Little Birds – Season 1 Episode 1 Recap & Review

Fly Away

New Sky Atlantic drama Little Birds gets off to a pretty good start with its opening episode. With some nice foundations set and an impressive colour palette to work with, Little Birds sets the foundations nicely for a romantic drama to follow.

Episode 1 of Little Birds begins with the ticking of a clock rhythmically chiming in the background. This tranquil office plays host to Dr Maxwell, who prescribes some pills to his patient, Lucy. He wishes her well for her upcoming trip and watches as the girl leaves.

Lucy is on the verge of getting married to a man named Hugo and promises her parents that they’ll raise a family together. As they continue to talk, her Father Grant gets her a new present – a brand new gun.

As their dinner draws to a close, she finds her Mother wallowing in self pity and sipping wine. As she stares into space, she tells her daughter not to have kids as it’ll “ruin her figure.”; a fine send-off before her daughter leaves for Tangier.

In the morning, Lucy’s parents bid her goodbye but promise Hugo will take care of her. Everything has been arranged but just before they see her off, they throw shade at a woman known as Lili Von X who happens to be on the same boat.

This is one wildcard that her parents hadn’t accounted for and at dinner that night, Lucy finds herself amazed by Lili’s confidence and swagger. The conversation soon turns to climaxes, which Lucy finds herself mesmerized by. When the story is done, she asks Lili if the narrative she spun is true. “You’ll just have to find out for yourself, pigeon,” She smiles.

We then cut and see the beauty of Tangier first-hand, with its white gold beaches and crystal clear sea. Two men drive out to a secluded spot and make love. Those men, as we soon learn, are none other than Hugo and a local he’s romantically involved with called Abaza. 

When Abaza learns that Hugo is engaged he turns in disgust and drives off, telling his lover that everything has changed.

Everything most definitely has changed too, and hostilities begin to grow in Tangier as whispers of the King being angry spreads. Protests are leading to pressure mounting on the French administration to grant the Moroccan King entry to Tangier again.

Not long after, we see these issues first-hand in the street through local prostitute Cherifa. After spending an intimate time with her lover, Leo, she greets a small child in the street. When she mentions the King, he hurries off excitedly but is beaten down by one of the French men there.

At the dock, Hugo arrives in his brilliant white suit and awaits Lucy’s arrival. Lili bids Lucy farewell as they step off the boat but before she goes, asks her “pigeon” to ring in the future. Turning to her future-husband, Lucy asks to go to the Kasbah
that evening. He agrees but not before the pair awkwardly kiss.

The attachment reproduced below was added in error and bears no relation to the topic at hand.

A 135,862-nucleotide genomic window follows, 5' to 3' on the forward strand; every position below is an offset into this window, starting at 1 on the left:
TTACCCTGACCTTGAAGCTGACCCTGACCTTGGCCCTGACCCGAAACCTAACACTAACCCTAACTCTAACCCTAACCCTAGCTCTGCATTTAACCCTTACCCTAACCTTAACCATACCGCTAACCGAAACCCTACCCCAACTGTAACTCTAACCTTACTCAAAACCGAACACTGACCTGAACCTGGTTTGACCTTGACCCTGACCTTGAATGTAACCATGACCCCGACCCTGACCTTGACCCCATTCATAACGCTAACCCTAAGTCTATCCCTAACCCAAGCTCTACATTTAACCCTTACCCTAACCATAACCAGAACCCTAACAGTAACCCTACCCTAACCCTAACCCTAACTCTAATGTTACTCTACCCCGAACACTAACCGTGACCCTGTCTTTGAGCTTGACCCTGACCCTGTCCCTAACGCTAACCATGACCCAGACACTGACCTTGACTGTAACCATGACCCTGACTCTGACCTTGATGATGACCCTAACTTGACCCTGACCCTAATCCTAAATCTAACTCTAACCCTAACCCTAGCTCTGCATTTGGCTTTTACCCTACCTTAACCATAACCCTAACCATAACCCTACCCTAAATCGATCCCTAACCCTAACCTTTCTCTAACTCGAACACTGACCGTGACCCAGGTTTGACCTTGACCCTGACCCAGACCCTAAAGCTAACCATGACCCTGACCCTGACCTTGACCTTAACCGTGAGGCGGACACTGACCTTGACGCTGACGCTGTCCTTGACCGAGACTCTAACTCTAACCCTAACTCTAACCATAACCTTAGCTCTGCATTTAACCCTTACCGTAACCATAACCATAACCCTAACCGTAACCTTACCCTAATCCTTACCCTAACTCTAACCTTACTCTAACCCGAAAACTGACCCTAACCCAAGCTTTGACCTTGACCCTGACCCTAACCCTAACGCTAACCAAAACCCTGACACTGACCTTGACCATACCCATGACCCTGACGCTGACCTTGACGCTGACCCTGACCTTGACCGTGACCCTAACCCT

Hugo takes Lucy back home and gives her the grand tour. Only, the only thing she wants to tour is Hugo’s body. He pulls away from her though and finds any excuse to leave. As he rushes out, he heads to the bar and drowns his sorrows in alcohol.

In the morning, the pair are wed and they head home. As they start kissing, Hugo is saved by the bell as Lucy’s Mother, Vanessa, rings. As Grant takes the phone he speaks to Hugo privately, welcoming him to the family business. That business sees him in a tough psotiono of having to win over the French Secretary and selling gunpads to him.

With another failed attempt at lovemaking, Hugo instead takes Lucy out to El Sirroco, a lively French bar with music and dancing. There, he points out various high-powered figures including the British ambassador and Adham Abaza – the man he’s been romantically involved with.

Lucy encourages Abaza over to the table after buying them champagne but things quickly go awry. As Lucy leaves to dry herself up, she spies Cherifa in the toilets and apologizes for staring. Trouble is obviously brewing in paradise as she questions her marriage.

As they head out and go their separate ways, Cherifa is put in a difficult position to sing a song for the French. With the French Secretary Vaney watching on, she defies them all and sings out of tune. This certainly piques his interest and he stands and applauds her, as the episode comes to a close.

The Episode Review

With a dark comical tone and some great visuals, Little Birds sets the scene nicely for the series to follow. The soundtrack is great too and so far at least, the story gets off to an intriguing start.

There’s some lovely scene composition at Hugo’s house too and all of this builds up to the makings of a fascinating and dysfunctional love triangle. Whether this will come to fruition or not however, remains to be seen.

So far so good, let’s hope Little Birds can keep this momentum going for the rest of the season.

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